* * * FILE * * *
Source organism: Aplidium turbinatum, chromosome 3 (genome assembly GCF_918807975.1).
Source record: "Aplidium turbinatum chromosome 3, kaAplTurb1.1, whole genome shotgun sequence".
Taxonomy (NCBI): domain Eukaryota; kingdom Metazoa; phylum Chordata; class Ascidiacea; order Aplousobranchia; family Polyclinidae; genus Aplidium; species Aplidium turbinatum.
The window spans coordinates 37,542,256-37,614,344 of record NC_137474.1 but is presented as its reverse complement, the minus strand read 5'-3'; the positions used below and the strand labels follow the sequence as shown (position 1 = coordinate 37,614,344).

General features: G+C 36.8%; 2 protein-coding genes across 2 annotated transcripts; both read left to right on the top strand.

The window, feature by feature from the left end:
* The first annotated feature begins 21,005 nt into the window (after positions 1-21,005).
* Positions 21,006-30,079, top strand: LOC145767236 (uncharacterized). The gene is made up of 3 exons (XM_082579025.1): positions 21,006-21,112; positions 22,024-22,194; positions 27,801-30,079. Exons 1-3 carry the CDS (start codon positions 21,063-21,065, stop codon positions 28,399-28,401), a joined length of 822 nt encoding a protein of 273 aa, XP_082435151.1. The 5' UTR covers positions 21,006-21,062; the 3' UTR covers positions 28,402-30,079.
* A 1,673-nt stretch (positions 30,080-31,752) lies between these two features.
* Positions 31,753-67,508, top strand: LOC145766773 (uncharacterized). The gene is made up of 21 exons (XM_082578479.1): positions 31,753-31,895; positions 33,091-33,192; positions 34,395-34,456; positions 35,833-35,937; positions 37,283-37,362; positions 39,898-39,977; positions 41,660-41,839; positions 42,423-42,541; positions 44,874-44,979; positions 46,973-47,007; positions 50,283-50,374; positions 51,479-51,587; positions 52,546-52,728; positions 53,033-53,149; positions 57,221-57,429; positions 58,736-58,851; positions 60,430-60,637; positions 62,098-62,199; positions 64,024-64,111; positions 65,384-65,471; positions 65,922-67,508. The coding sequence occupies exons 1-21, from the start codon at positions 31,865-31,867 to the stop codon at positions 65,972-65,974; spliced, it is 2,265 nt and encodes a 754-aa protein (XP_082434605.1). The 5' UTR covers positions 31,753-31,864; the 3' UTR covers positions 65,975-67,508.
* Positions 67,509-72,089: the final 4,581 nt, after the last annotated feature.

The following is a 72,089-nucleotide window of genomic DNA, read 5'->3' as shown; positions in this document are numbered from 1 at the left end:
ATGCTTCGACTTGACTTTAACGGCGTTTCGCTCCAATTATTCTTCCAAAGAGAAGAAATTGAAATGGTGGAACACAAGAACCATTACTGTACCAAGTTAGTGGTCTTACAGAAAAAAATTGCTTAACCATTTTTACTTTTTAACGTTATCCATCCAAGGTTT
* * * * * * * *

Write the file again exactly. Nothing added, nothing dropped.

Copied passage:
Source organism: Aplidium turbinatum, chromosome 3 (genome assembly GCF_918807975.1).
Source record: "Aplidium turbinatum chromosome 3, kaAplTurb1.1, whole genome shotgun sequence".
Taxonomy (NCBI): domain Eukaryota; kingdom Metazoa; phylum Chordata; class Ascidiacea; order Aplousobranchia; family Polyclinidae; genus Aplidium; species Aplidium turbinatum.
The window spans coordinates 37,542,256-37,614,344 of record NC_137474.1 but is presented as its reverse complement, the minus strand read 5'-3'; the positions used below and the strand labels follow the sequence as shown (position 1 = coordinate 37,614,344).

General features: G+C 36.8%; 2 protein-coding genes across 2 annotated transcripts; both read left to right on the top strand.

The window, feature by feature from the left end:
* The first annotated feature begins 21,005 nt into the window (after positions 1-21,005).
* Positions 21,006-30,079, top strand: LOC145767236 (uncharacterized). The gene is made up of 3 exons (XM_082579025.1): positions 21,006-21,112; positions 22,024-22,194; positions 27,801-30,079. Exons 1-3 carry the CDS (start codon positions 21,063-21,065, stop codon positions 28,399-28,401), a joined length of 822 nt encoding a protein of 273 aa, XP_082435151.1. The 5' UTR covers positions 21,006-21,062; the 3' UTR covers positions 28,402-30,079.
* A 1,673-nt stretch (positions 30,080-31,752) lies between these two features.
* Positions 31,753-67,508, top strand: LOC145766773 (uncharacterized). The gene is made up of 21 exons (XM_082578479.1): positions 31,753-31,895; positions 33,091-33,192; positions 34,395-34,456; positions 35,833-35,937; positions 37,283-37,362; positions 39,898-39,977; positions 41,660-41,839; positions 42,423-42,541; positions 44,874-44,979; positions 46,973-47,007; positions 50,283-50,374; positions 51,479-51,587; positions 52,546-52,728; positions 53,033-53,149; positions 57,221-57,429; positions 58,736-58,851; positions 60,430-60,637; positions 62,098-62,199; positions 64,024-64,111; positions 65,384-65,471; positions 65,922-67,508. The coding sequence occupies exons 1-21, from the start codon at positions 31,865-31,867 to the stop codon at positions 65,972-65,974; spliced, it is 2,265 nt and encodes a 754-aa protein (XP_082434605.1). The 5' UTR covers positions 31,753-31,864; the 3' UTR covers positions 65,975-67,508.
* Positions 67,509-72,089: the final 4,581 nt, after the last annotated feature.

The following is a 72,089-nucleotide window of genomic DNA, read 5'->3' as shown; positions in this document are numbered from 1 at the left end:
ATGCTTCGACTTGACTTTAACGGCGTTTCGCTCCAATTATTCTTCCAAAGAGAAGAAATTGAAATGGTGGAACACAAGAACCATTACTGTACCAAGTTAGTGGTCTTACAGAAAAAAATTGCTTAACCATTTTTACTTTTTAACGTTATCCATCCAAGGTTT